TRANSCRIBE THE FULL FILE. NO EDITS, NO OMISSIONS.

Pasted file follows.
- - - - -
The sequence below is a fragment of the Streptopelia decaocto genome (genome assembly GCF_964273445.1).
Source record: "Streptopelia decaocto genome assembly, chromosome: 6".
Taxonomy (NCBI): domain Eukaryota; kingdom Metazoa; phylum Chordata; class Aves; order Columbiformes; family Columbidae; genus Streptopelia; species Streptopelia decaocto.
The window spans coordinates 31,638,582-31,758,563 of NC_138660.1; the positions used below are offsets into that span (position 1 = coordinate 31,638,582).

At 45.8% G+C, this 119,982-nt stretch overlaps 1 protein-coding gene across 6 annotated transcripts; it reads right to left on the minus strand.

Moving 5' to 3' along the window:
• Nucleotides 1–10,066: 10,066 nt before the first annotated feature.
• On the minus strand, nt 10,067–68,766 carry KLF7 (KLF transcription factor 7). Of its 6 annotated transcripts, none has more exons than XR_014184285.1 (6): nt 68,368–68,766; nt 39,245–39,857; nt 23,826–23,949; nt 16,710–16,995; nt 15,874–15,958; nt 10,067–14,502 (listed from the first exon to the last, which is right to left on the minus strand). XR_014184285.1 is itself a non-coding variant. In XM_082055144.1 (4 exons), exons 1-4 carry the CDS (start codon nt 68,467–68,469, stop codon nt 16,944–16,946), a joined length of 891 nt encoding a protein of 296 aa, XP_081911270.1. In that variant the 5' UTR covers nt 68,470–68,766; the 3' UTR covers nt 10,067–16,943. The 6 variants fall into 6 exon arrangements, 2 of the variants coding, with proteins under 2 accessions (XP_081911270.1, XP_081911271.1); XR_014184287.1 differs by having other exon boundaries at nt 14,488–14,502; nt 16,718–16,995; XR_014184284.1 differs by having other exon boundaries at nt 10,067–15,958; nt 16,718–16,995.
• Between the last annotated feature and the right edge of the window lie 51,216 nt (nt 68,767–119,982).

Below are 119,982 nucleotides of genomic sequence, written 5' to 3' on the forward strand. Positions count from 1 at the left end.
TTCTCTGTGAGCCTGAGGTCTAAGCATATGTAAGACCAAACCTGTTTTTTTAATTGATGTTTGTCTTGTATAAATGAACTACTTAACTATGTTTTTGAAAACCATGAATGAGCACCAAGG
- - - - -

The sequence below is a fragment of the Streptopelia decaocto genome (genome assembly GCF_964273445.1).
Source record: "Streptopelia decaocto genome assembly, chromosome: 6".
Taxonomy (NCBI): domain Eukaryota; kingdom Metazoa; phylum Chordata; class Aves; order Columbiformes; family Columbidae; genus Streptopelia; species Streptopelia decaocto.
The window spans coordinates 31,638,582-31,758,563 of NC_138660.1; the positions used below are offsets into that span (position 1 = coordinate 31,638,582).

At 45.8% G+C, this 119,982-nt stretch overlaps 1 protein-coding gene across 6 annotated transcripts; it reads right to left on the minus strand.

Moving 5' to 3' along the window:
• Nucleotides 1–10,066: 10,066 nt before the first annotated feature.
• On the minus strand, nt 10,067–68,766 carry KLF7 (KLF transcription factor 7). Of its 6 annotated transcripts, none has more exons than XR_014184285.1 (6): nt 68,368–68,766; nt 39,245–39,857; nt 23,826–23,949; nt 16,710–16,995; nt 15,874–15,958; nt 10,067–14,502 (listed from the first exon to the last, which is right to left on the minus strand). XR_014184285.1 is itself a non-coding variant. In XM_082055144.1 (4 exons), exons 1-4 carry the CDS (start codon nt 68,467–68,469, stop codon nt 16,944–16,946), a joined length of 891 nt encoding a protein of 296 aa, XP_081911270.1. In that variant the 5' UTR covers nt 68,470–68,766; the 3' UTR covers nt 10,067–16,943. The 6 variants fall into 6 exon arrangements, 2 of the variants coding, with proteins under 2 accessions (XP_081911270.1, XP_081911271.1); XR_014184287.1 differs by having other exon boundaries at nt 14,488–14,502; nt 16,718–16,995; XR_014184284.1 differs by having other exon boundaries at nt 10,067–15,958; nt 16,718–16,995.
• Between the last annotated feature and the right edge of the window lie 51,216 nt (nt 68,767–119,982).

Below are 119,982 nucleotides of genomic sequence, written 5' to 3' on the forward strand. Positions count from 1 at the left end.
TTCTCTGTGAGCCTGAGGTCTAAGCATATGTAAGACCAAACCTGTTTTTTTAATTGATGTTTGTCTTGTATAAATGAACTACTTAACTATGTTTTTGAAAACCATGAATGAGCACCAAGG